Bringing Your Joey Home
Keeping Your Joey Warm
Bonding With Your Joey
Your joey will be stressed for the first 2-3 days after bringing it home. Allow your joey to simply be in its new cage for at least the first 24 hours without trying to touch it. I know it's hard, you've waited so long to bring him/her home & now you have to wait 24 hours, but it will be worth it because it will actually help with your bonding process. During that first 24 hours, you can sit in a chair near the cage & talk quietly to your new companion. You can read a book out loud, if you prefer. This will help your joey get used to the sound of your voice. Say the joey's name multiple times during your "conversation" with him/her and this will help acclimate the joey to its new name.
After the first day, keep your joey with you during the daytime in its pouch as much as you can at first: at least 2-3 hours a day. This will help your joey get used to your smell and voice and will greatly aid you in bonding with it. I like to put my hand in my gliders' pouch and gently rub them while they are sleeping. This also gets them used to being handled by you. If your joey tries to nip you when you try to do this, don't be discouraged: just rub it from the outside of the pouch for a while until it gets used to the feeling, then gradually start putting your hand inside instead.
Periodically, offer your joey a treat - some dried fruit, a grape, a pine nut, a bit of fresh fruit or vegetable. This will help the joey associate you with good things. You can also use a bit of applesauce or yogurt on your fingertip. However, keep in mind that sugar gliders are naturally sap suckers, so you will want to "replenish" the supply of applesauce or yogurt before actually running out or your joey may nip you trying to get more "sap" out of your finger.
Tent Time - A Bonding Technique
Bring your glider, in its pouch, into the tent with you, along with something for you to do, such as a book to read. Another option is to set the tent up so the window is directed towards the TV and turn on your favorite show at a quiet volume. Bring some treats into the tent with you, too. It is also a good idea to bring in a supply of kleenex or paper towels to wipe up any messes the glider makes. Zip the tent up, place the pouch with the glider on the floor of the tent and get yourself comfortable.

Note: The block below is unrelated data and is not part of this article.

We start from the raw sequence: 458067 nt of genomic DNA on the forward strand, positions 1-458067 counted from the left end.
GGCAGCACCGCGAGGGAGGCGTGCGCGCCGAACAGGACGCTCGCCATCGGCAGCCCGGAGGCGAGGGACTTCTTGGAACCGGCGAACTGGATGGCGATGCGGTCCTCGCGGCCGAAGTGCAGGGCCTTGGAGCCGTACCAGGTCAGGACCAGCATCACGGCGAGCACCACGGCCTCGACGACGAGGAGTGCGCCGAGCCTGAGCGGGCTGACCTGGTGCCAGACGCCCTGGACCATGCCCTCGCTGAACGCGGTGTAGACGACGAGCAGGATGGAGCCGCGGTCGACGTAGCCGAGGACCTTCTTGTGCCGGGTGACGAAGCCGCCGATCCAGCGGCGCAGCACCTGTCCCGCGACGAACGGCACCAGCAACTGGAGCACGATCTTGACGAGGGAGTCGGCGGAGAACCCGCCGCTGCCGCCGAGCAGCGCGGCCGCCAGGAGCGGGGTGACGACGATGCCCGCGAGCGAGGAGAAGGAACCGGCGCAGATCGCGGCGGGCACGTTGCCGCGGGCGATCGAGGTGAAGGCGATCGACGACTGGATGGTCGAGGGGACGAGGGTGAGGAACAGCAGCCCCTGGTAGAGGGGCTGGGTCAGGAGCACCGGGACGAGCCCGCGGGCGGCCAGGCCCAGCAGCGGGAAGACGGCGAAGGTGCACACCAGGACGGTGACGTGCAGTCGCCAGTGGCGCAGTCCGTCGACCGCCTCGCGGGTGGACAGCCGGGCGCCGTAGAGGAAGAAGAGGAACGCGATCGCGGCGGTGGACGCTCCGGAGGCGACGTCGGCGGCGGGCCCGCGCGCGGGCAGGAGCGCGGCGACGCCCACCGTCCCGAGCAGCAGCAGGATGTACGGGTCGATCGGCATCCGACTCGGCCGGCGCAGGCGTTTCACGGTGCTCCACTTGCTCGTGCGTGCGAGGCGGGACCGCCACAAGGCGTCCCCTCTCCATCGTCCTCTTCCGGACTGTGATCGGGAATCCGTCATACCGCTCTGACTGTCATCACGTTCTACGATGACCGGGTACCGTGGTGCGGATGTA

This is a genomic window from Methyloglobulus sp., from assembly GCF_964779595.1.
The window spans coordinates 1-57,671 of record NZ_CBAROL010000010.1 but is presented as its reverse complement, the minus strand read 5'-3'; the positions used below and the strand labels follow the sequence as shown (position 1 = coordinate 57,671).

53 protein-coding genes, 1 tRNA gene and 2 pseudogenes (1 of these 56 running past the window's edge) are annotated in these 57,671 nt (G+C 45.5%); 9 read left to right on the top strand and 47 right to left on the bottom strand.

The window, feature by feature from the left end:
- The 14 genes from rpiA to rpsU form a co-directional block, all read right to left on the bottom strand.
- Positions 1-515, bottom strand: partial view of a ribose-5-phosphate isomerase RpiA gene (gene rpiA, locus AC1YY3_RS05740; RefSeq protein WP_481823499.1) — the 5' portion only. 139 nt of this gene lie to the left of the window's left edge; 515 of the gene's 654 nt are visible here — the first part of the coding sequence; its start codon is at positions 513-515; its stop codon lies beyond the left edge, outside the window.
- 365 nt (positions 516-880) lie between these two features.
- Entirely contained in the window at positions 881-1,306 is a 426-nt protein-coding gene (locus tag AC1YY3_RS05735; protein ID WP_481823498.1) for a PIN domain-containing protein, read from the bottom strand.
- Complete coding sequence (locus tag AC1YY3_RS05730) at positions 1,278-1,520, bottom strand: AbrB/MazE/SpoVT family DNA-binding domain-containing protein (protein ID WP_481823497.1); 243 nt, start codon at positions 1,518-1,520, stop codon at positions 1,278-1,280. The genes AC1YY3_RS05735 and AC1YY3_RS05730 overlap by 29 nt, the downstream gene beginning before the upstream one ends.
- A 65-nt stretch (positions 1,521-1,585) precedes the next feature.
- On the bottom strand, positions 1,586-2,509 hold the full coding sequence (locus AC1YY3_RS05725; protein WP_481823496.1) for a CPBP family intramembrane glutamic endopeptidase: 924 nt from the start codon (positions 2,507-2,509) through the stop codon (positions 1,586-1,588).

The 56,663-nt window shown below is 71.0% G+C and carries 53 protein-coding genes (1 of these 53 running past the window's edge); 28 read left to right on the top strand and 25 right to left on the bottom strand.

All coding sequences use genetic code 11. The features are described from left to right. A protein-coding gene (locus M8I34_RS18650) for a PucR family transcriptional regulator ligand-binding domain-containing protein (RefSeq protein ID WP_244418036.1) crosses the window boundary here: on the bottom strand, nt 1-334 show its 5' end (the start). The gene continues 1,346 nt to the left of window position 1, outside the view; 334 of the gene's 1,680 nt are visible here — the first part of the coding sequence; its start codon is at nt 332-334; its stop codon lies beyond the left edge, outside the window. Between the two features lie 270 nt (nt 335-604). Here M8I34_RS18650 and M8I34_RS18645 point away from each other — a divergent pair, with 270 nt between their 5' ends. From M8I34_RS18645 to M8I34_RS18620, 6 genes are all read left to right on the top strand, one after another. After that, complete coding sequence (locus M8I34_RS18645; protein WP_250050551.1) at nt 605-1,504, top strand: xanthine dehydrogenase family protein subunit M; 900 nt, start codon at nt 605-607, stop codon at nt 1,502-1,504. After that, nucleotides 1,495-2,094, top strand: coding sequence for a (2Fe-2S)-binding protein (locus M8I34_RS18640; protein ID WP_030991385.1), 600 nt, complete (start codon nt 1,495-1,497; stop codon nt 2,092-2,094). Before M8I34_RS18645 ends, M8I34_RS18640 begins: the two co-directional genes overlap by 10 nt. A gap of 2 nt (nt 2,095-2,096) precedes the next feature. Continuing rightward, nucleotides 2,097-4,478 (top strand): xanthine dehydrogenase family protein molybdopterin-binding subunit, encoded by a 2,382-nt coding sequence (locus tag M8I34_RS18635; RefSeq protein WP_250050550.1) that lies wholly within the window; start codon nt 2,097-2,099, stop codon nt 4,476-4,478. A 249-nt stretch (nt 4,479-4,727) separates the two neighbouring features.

The glider will gradually come out of the pouch to explore its surroundings. This will be a gradual process, so be patient and allow the joey to take its own pace. In the meantime, read your book, watch TV or otherwise occupy yourself, basically ignoring the joey. The joey will start to explore and play. Gradually, the joey will start to explore you, too. When the joey comes to you, gently offer a treat to reward it for coming to you. Use the feather-teaser to distract the joey if it starts to nibble on you. The joey will learn that you are a positive thing & you will become the joey's personal "tree" or "jungle-gym". This process allows the joey to get used to you on its own terms.
What to Buy Before Your Joey Comes Home
A homemade pvc-coated wire cage (wire from C.E. Shepherd Co.)
A Glider-Safe Cage:
If you want to purchase a ready-made cage, there are really just two options - a wire cage or a Glide-arium. A wire cage needs to have bars that have 1/2" spacing or less. A Glide-arium is similar to a Reptarium, but has been designed specifically for sugar gliders. I used Glide-ariums for my gliders for several years and found them easy to clean, lightweight and aesthetically appealing due to being available in a variety of colors. However, if your glider is known to be a "chewer" then a Glide-arium is not the right choice for you - a wire cage would be much better. The Glider Initiative sells 3 different popular wire cages.
If you want to make your own cage, there are several options, many of which can be found on the various glider forums on the internet. Do a search for "homemade glider cage" and several good options come up. Most homemade cages are relatively simple in design and fairly easy to make. The advantage of a homemade cage is that you can make them whatever size you want as long as they meet the minimum size listed above. I've heard of people who have made an entire room in their home into a walk-in glider cage by using a combination of glider-proofing the room and applying some type of vinyl-coated mesh to most of the vertical surfaces and the doorway.
- Water Bottle
- Cage Pouches and/or Cage Set
- Enrichment Toys
- Glider-safe Wheel
- Cage Liners
- Food Bowls
- Glider Kitchen
- Cage Cover or Wall Protector
- Fresh fruits and vegetables (wide variety)
- Yogurt (no artificial sweeteners)
- Mealworms (live or freeze-dried)
- Ingredients for Protein Nectar (for specific diet you will feed)